5 Easy MIS-Steps (to Avoid!): Quick Ways to Become a Type 2 Diabetic

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by Dr. Michael Boss, DC

To make just about any physical or cosmetic improvement, there’s at least one list of “easy steps” to quick success. For this article, I thought I’d jump on the “easy step” bandwagon, but with a twist. But because there are really no true “quick and easy steps” to health and wellness, I’m giving you a list of “easy MIS-steps” that can put anyone on a “quick and easy” path to Type 2 diabetes. So, to avoid becoming a Type 2 diabetic, steer clear of these five MIS-steps:

MIS-Step 1: Eat a low-fat diet.

First of all, good fats do not make you fat. Healthy fats are essential for good health. They supply us with energy, compose cell membranes, comprise the majority of the nervous system and brain, battle fatigue, sharpen memory, balance mood, fight inflammation, prevent depression, ease joint pain and aid in weight loss by curbing overeating. The mistake of eating a low-fat diet (which has been heavily promoted by food companies and the American Heart Association) is that people who do this replace fats with sugars or artificial sweeteners, usually by eating highly processed foods. This leads to nutrition deficiencies, an inability to produce energy and recurrent hunger, which results in eating more. This leads to a disturbance in normal energy (glucose) metabolism and a slippery slope to Type 2 diabetes. SOLUTION: Eat good healthy fats daily like nuts, seeds, avocado, coconut oil, olives and olive oil.

MIS-Step 2: Consume soda.

Take your pick, regular or diet; either will do the job. Regular soda with that high fructose corn syrup will drive your blood sugars high and elicit abnormally high insulin responses leading to insulin resistance and Type 2 diabetes. Research revealed that daily consumption of diet soda with artificial sweetener creates a 67 percent greater risk of Type 2 diabetes. The same goes for sweet tea. Teas can be healthy for you, but dropping eight sugar packets or four packs of the sweetener makes it a soda without the fizz. Energy and sports drinks and pasteurized fruit juices have the same effect. SOLUTION: Drink pure water and raw, unpasteurized, unprocessed vegetable and fruit juice. They provide hydration and high levels of vital vitamins, minerals, anti-oxidants and enzymes. Coconut water is great for electrolyte replacement. Herbal tea with a small amount of stevia (natural plant extract) to sweeten also works.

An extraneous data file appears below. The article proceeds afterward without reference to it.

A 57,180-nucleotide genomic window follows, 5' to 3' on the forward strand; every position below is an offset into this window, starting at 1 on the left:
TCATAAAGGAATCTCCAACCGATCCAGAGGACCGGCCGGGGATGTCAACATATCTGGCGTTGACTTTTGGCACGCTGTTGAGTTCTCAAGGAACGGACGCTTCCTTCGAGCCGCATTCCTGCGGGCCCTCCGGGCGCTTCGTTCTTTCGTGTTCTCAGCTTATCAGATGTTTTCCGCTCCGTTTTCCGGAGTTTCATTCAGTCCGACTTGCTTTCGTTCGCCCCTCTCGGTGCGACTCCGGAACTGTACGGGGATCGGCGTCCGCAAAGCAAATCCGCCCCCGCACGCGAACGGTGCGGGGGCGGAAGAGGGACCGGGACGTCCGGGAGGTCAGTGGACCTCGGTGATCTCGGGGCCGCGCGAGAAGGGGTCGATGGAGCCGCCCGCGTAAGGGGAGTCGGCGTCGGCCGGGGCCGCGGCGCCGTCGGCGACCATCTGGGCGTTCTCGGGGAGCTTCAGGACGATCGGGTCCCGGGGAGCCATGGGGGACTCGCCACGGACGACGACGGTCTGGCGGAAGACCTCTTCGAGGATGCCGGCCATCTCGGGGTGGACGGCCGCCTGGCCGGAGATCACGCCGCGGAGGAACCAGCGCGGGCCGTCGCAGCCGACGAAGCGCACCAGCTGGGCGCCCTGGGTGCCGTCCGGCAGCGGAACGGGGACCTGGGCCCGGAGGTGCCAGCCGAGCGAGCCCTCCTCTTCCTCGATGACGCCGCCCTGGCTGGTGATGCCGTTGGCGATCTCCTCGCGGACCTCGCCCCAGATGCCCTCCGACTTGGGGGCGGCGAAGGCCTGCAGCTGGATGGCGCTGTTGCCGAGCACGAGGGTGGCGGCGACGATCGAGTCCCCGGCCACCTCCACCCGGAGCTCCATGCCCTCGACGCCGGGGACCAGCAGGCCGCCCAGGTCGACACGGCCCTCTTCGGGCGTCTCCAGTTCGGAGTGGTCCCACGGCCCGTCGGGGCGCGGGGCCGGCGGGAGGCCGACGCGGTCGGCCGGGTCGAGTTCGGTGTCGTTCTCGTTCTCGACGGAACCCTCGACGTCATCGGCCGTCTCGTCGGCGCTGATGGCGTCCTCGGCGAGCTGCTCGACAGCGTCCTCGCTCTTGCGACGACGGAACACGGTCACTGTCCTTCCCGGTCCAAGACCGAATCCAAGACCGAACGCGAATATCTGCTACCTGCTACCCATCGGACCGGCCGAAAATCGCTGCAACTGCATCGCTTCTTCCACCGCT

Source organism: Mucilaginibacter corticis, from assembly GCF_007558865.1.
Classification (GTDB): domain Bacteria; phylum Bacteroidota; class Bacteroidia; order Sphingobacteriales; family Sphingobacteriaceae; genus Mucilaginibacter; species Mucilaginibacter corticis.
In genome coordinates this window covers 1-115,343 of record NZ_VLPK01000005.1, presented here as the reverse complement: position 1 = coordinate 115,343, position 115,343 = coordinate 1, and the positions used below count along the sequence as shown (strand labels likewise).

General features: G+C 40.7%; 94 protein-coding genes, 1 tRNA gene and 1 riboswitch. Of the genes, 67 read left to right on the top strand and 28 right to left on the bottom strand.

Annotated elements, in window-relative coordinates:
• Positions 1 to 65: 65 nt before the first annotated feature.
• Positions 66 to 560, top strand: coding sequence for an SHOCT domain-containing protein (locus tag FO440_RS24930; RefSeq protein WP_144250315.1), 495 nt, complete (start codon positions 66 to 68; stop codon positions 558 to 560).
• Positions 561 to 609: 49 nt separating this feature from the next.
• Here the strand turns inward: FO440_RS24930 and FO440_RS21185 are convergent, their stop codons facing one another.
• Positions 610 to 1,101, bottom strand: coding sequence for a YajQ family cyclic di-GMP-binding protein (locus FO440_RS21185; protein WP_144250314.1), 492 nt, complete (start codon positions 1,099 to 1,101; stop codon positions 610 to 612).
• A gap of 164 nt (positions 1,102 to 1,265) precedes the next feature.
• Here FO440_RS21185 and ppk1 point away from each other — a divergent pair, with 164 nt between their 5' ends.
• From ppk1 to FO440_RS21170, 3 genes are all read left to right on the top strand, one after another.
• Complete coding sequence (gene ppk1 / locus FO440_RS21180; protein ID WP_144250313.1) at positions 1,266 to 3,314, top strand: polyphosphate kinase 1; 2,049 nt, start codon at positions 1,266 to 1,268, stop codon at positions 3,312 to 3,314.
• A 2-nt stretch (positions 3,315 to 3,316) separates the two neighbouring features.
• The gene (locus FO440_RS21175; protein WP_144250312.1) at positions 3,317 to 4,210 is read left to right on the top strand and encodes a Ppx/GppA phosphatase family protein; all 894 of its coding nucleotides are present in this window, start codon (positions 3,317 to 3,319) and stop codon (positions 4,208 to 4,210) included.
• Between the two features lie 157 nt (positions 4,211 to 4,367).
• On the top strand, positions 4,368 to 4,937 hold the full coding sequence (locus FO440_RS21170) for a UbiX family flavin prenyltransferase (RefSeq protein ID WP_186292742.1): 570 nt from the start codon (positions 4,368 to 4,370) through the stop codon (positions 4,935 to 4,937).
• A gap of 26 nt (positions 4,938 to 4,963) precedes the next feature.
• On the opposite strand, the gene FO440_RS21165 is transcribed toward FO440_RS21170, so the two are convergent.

MIS-Step 3: Be sedentary.

Studies indicate that only 20 percent of adult Americans exercise to minimum standards. That means that 8 out of 10 of you reading this don’t exercise enough. Exercise stimulates so many things, one of which is insulin sensitivity (which we want), energy production and glucose metabolism. There are many ways to exercise. Walking is great, but research indicates that it is not enough to accomplish physiological change. SOLUTION: Interval intensity training, low level weight training and variable method training. Consistency is the key. There are various ways to get the right exercise, based on your abilities and needs, in 10-22 minutes per session, so no excuses!

MIS-step 4: Do not check your Vitamin D level.

And don’t supplement with a high quality Vitamin D3. Our bodies can manufacture only three vitamins (D, K, and the B vitamin biotin) from non-dietary sources. Unlike carbohydrates, fats and proteins, vitamins are not sources of energy. Instead, vitamins are chemical partners for the enzymes involved in the body's metabolism, cell production, tissue repair and other vital processes. In other words, they have to be present in order for metabolism to work. Vitamin D is involved in a number of processes that are essential for good health. Blood sugar metabolism is one of them, and Type 2 diabetics tend to have severely low Vitamin D levels. SOLUTION: Get your level checked. Optimal levels should be between 50-85 ng/ml. If yours is low, supplement with a high quality Vitamin D3 at the appropriate dose determined by your healthcare professional.

MIS-step 5: Eat cereal, toast, oatmeal or some other grain (or any processed food) for breakfast.

These foods provide little-to-no nutrients, drive blood sugar levels up quickly and leave you hungry sooner. That makes you eat more, which leads to up and down blood sugars, insulin resistance, fatigue, sugar cravings, irritability and more. SOLUTION: Eat a high quality protein breakfast combined with healthy fats and a balance of healthy carbohydrates (vegetables and fruits). This allows your system to produce energy efficiently, heal, repair and grow. Statistics indicate that by 2020, 52 percent of all Americans will be diabetic. The great news is that this disease is totally preventable, and reversible. You just have to know what to do and then do it – or what NOT to do, and then DON’T do it. If we all just start taking the right steps, we can reverse the trend and live more active, vibrant lives.

MichaelBossDr. Michael Boss, DC has been a practicing chiropractor and wellness practitioner for more than 20 years. He is co-founder of Elevate Life, and he provides treatment programs that focus on functional healthcare, nutrition, acupuncture, exercise, hormone function and balance, chronic diseases, nutriceuticals and more. He co-hosts the weekly ELEVATE LIFE Wellness Hour on 550 KTSA. Call 210-264-2570 for an individual consultation, or visit www.elevatelifewellness.com to learn more.

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